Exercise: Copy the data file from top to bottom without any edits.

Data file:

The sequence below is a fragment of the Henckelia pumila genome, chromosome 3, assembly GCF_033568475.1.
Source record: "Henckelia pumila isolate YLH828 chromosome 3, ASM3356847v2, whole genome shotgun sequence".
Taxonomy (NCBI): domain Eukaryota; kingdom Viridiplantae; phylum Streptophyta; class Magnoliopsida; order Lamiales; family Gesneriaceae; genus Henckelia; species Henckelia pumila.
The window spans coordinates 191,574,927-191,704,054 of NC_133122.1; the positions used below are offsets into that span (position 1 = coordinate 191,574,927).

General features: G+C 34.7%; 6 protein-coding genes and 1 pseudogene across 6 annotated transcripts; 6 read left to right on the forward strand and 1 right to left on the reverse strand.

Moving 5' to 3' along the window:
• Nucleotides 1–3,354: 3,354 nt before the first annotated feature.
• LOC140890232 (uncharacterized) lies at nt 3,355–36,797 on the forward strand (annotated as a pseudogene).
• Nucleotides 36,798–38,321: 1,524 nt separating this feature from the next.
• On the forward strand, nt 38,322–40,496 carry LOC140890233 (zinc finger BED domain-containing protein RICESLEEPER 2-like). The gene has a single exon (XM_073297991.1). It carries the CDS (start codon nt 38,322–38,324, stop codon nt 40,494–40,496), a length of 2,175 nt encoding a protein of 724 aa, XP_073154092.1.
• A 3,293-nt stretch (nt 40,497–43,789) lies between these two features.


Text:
The sequence below is a fragment of the Henckelia pumila genome, chromosome 3, assembly GCF_033568475.1.
Source record: "Henckelia pumila isolate YLH828 chromosome 3, ASM3356847v2, whole genome shotgun sequence".
Taxonomy (NCBI): domain Eukaryota; kingdom Viridiplantae; phylum Streptophyta; class Magnoliopsida; order Lamiales; family Gesneriaceae; genus Henckelia; species Henckelia pumila.
The window spans coordinates 191,574,927-191,704,054 of NC_133122.1; the positions used below are offsets into that span (position 1 = coordinate 191,574,927).

General features: G+C 34.7%; 6 protein-coding genes and 1 pseudogene across 6 annotated transcripts; 6 read left to right on the forward strand and 1 right to left on the reverse strand.

Moving 5' to 3' along the window:
• Nucleotides 1–3,354: 3,354 nt before the first annotated feature.
• LOC140890232 (uncharacterized) lies at nt 3,355–36,797 on the forward strand (annotated as a pseudogene).
• Nucleotides 36,798–38,321: 1,524 nt separating this feature from the next.
• On the forward strand, nt 38,322–40,496 carry LOC140890233 (zinc finger BED domain-containing protein RICESLEEPER 2-like). The gene has a single exon (XM_073297991.1). It carries the CDS (start codon nt 38,322–38,324, stop codon nt 40,494–40,496), a length of 2,175 nt encoding a protein of 724 aa, XP_073154092.1.
• A 3,293-nt stretch (nt 40,497–43,789) lies between these two features.